There is change in the environment. on the other hand. as and when they arise.10) from Others in the same row (F test) Others 26 19 18 13 13 9 4 The effect. that correlate wit the entrepreneurial orientation of the manager.10 Others 5 4 >0.10 In a predicable environment.14 Technology 12 14 >0. of a number of other variables on allocation of scanning time was explored. Cambridge * Number 2 * March 2005 328 . When. But.9 – Effect on perceived predictability of the environment on factor-wise allocation of scanning time Percentage of total scanning time Environment Environment Significant Factors perceived as perceived as of AVOVA ‘F’ predictable unpredictable statistics Competitive 22 18 0. This perhaps makes the resource sector more critical and its scanning more important in an unpredictable environment. The other significant associations.10 Broad Issues 10 10 >0.Table 1. It was observed that perception about the task and about the strategic orientation of the company did not have a significant effect on the kind of information a manager emphasized in this scanning efforts. but no discontinuity.9 – Effect of individual strategic orientation on Allocation Percentage of total scanning time Entrepreneur Trustee Competitive 22 19 Market 28 26 Technology 10 16 Regulatory 12 11 Resources 12 12 Broad Issues 11 10 Others 5 5 The Journal of American Academy of Business.7 – Effect of functional affiliation on factor-wise scanning Factor Marketing R&D Planning Finance General Management Competitive 23 17 18 20 20 Market 24 22 29 30 33 Technology 10 12 10 12 21 Regulatory 10 12 13 9 16 Resource 10 10 13 12 17 Broad Issues 10 9 11 9 12 Others 4 3 6 6 2 Note : Figures in bold are significantly different (at 0. The principal concern for the firm then becomes its ability to respond flexibly to such changes. caused mostly through competition.9) Table 1. Other factors play a relatively unimportant role as players depend their niches and focus their strategy on incremental progress. The discontinuities often occurred outside the traditional industry domain defined through the supplier-producer-customer nexus. the preset ceases to be very relevant for projecting the future because of the possibility of discontinuities. with a relatively (compared to the entrepreneur) greater emphasis on information relevant to the throughput process. The critical factor becomes the capability to respond which often depends on the availability of measures. by regulatory actions or other forces that are largely unpredictable. As trustee’s scanning practice is much more evenly balanced. This is the behavior under condition of stability and during time of peace – the stability often arising from oligopolistic industry structure. the environment is perceived as unpredictable. is also consistent with intuitive expectations. if any.8 and 1. The entrepreneur concentrates much more on the output market than does the trustee. Table 1.10 Regulatory 10 13 >0. on market conditions and on monitoring customers and competitor’s behavior. scanning is relatively more concentrated on the output market.04 Market 29 25 >0. perceived environmental predictability and the personal strategic orientation of the individual had significant effect on one or more of the factors (Table 1. They are produced by technological break-through. The difference is just what one would expect between a prospector or opportunities and a defender of the current position.10 Resources 10 13 0.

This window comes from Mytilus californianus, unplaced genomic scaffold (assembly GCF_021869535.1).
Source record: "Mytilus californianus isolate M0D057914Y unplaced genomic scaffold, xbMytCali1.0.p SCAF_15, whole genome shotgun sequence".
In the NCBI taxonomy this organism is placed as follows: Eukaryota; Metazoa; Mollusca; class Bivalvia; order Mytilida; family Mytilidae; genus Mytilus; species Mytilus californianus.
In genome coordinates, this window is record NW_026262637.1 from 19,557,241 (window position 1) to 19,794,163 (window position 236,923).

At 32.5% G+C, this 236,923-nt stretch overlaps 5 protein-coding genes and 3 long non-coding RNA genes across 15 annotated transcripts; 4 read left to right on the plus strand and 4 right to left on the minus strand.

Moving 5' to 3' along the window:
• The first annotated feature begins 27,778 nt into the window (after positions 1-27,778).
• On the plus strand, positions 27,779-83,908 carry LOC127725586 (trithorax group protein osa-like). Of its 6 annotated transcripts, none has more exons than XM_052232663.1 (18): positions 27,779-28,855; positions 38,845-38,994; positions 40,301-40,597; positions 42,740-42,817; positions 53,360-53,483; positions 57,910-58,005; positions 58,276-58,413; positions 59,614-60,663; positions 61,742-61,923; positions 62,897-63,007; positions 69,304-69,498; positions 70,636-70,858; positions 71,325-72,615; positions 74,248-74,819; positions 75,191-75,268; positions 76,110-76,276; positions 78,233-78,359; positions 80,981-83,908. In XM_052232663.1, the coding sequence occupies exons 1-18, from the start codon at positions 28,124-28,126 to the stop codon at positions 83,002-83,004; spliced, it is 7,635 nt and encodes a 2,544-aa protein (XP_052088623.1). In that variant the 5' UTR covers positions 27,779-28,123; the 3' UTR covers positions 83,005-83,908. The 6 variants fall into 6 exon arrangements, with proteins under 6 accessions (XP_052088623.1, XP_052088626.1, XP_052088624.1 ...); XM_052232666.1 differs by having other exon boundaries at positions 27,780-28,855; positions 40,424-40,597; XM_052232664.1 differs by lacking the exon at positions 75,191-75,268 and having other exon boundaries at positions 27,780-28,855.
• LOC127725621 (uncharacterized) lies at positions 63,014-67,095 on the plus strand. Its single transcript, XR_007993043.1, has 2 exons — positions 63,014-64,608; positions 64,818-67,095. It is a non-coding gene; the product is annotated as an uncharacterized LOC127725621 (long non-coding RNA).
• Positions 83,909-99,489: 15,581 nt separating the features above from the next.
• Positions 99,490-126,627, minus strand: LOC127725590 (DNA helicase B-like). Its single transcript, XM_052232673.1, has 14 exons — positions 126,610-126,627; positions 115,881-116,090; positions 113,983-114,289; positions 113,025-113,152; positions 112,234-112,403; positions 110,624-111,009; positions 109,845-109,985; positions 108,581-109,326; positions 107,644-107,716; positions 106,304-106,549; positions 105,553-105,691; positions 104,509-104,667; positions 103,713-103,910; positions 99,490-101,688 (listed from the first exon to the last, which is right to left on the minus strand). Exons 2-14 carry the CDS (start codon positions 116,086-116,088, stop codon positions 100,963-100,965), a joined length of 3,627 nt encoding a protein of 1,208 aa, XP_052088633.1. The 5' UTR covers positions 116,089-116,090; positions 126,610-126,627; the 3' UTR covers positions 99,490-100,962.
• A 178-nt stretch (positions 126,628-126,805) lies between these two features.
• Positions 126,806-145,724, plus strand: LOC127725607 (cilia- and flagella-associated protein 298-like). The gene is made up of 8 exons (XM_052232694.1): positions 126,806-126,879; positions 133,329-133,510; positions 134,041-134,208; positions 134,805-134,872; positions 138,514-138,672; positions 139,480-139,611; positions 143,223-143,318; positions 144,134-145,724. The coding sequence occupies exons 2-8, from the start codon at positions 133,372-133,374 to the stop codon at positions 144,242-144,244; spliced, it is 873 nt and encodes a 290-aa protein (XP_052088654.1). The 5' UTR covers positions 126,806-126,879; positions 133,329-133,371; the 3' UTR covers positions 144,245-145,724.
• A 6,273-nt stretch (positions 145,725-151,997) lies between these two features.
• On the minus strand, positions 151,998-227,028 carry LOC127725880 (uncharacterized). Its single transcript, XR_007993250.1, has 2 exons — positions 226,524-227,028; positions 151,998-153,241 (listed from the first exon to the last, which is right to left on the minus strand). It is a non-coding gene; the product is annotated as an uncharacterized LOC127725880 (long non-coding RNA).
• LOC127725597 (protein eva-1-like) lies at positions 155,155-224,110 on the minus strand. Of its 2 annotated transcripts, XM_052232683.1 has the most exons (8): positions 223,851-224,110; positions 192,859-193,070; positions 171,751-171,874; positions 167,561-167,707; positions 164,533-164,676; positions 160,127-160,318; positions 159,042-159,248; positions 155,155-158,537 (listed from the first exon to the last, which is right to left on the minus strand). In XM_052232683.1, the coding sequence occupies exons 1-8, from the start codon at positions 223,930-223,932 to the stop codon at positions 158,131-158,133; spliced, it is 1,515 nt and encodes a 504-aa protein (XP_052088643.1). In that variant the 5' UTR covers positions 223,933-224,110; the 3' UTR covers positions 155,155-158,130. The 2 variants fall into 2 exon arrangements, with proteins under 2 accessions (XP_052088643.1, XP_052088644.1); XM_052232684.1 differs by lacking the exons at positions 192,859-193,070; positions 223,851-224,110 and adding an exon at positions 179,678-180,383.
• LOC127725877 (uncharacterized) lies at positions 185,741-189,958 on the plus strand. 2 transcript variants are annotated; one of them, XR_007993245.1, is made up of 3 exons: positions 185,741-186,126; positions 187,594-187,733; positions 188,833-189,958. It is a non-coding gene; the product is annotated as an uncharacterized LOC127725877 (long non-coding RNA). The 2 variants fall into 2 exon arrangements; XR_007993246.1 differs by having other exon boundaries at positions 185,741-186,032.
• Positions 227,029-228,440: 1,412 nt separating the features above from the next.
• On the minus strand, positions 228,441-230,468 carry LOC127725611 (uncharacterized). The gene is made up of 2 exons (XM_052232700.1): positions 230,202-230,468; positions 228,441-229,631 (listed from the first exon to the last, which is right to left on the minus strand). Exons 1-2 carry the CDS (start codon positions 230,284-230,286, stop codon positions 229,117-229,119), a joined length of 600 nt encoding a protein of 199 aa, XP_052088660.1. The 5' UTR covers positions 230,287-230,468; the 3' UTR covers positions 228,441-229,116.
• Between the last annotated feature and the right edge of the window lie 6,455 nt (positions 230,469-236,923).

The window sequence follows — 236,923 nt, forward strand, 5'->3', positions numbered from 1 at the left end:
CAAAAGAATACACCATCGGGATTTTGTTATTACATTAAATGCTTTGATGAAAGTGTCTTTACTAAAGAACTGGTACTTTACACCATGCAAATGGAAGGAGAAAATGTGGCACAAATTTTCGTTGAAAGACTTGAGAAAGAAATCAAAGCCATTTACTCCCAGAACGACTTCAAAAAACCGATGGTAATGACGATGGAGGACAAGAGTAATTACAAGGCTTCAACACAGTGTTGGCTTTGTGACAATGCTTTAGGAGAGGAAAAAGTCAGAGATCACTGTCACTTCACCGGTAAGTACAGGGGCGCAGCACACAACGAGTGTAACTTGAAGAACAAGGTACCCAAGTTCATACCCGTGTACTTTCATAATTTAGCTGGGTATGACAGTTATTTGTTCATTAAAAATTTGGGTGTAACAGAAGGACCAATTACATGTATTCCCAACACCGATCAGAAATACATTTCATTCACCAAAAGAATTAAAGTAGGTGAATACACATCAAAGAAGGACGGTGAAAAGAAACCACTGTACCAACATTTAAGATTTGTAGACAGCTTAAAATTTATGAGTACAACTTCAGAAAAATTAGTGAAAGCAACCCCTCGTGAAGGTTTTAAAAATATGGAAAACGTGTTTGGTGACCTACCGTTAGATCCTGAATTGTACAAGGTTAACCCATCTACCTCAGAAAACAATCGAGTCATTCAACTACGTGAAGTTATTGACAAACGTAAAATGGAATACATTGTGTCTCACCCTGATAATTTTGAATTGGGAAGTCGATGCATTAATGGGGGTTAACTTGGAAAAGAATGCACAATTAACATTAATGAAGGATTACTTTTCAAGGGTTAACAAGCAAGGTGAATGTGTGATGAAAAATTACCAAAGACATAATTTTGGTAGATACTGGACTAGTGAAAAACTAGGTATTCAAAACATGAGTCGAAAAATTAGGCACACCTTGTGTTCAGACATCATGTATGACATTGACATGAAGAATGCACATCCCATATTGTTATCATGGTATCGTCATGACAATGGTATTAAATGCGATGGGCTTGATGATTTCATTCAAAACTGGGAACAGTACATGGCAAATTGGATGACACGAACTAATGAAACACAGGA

22 (0. whatever may be the causal direction. However.43 (0.0. Cambridge * Number 2 * March 2005 329 .05 * Significant at 0. A more complex organizational argument can be that in scanning. the date in this study provides fairly strong support for this hypothesis.0.000) 0. and then Allocation of Scanning Time It was shown earlier that there is a close association between the perceived difficulty in acquiring different kind of information and the importance a manager attaches to such information.080) . What we have. be argued that top managers become top managers because they focus on the importance and can allocate their time accordingly.001 ** Significant at 0. while there may be a gap between what is seen as important and what is actually done at the individual level. there are certain routine aspects that may be very important but that need to be done any way.000) . Table 1.007) 0. following this argument. as in any other function. In other words.315) The source of discrepancy is that managers spend disproportionately large amount of their time scanning the market and competitive factors and too little on regulatory and other socio-economic issues.g.11 (0. top managers probably enjoy relatively greater freedom with regard to how they should allocate their time and can.011) Others 0. is that the share of scanning time spend by managers on different factors are consistent either with the perceived importance of those factors or with the difficulty in collecting information on them. result in managers spending disproportionately large share of their scanning efforts on the immediate output market.24 (0. while three are significant for senior/middle managers and only one is significant for the junior manager.05 (0.10 shows the Spearman rank correlation between the importance and difficulty scores and between the importance scores and time shares for the different factors.002) Regulatory 0. Willensky. An interesting hypothesis follows. Here is evidence of a phenomenon often commented on (e.05 (0.Importance of Factors.34 (0. What is more interesting. It can. 1967) – of short term interests driving out long turn interests.45 (0.000) . of managerial myopia. for instance. Difficulty in Collecting Information on Them.11. expect to see a stronger correlation between factor-wise importance scores and distribution of scanning time for tom managers compared to their junior colleagues.27 (0.309) Resource 0. It occurs in spite of and in contradiction to the perception.difficulty and time shares Spearman rank correlation between Importance and difficulty scores Importance score and time share Competitive 0.000) 0. however. Table 1. What is interesting is that the behavioral outcome is not due to any problems of perception and understanding.128) Broad Issues 0. and these routine tasks are mostly left to managers at relatively lower levels. One can.01 (0.13 (0.34 (0. there may be no such gap at the organizational level. External pressures of immediacy rather then perceived importance of a task dictates allocation of managerial time. is evidence of an association for which causal explanations can be offered beside the argument of control overtime.10 The Journal of American Academy of Business.000) 0. Their importance score are distributed in a far more balanced way across the factors than is their allocation of scanning time. The gap between what is seen and important and what is actually done often results from a manager’s lack of control on his or her time. What is difficult to get is also important. As can be seen from Table 1.11 – Importance of and time spent on factors – Effect of NWCF level Correlation between importance of Factors time spent on different factors Top Senior/Middle Junior Competitive * * Market ** Technology *** *** Regulatory ** Resource * Broad Issues *** Others * *** Significant at 0. therefore.445) Technology 0. Five of the seven correlations are significant for top managers.13 (0.55 (0.10 – Correlations between importance.0. The contradiction is between perceived urgency and importance. allocate it more consistently in terms of the relative importance of different categories of tasks. the desire for immediate predictions and the reliance on “hard facts”. As Willensky comments.082) Market 0. however. Table 1.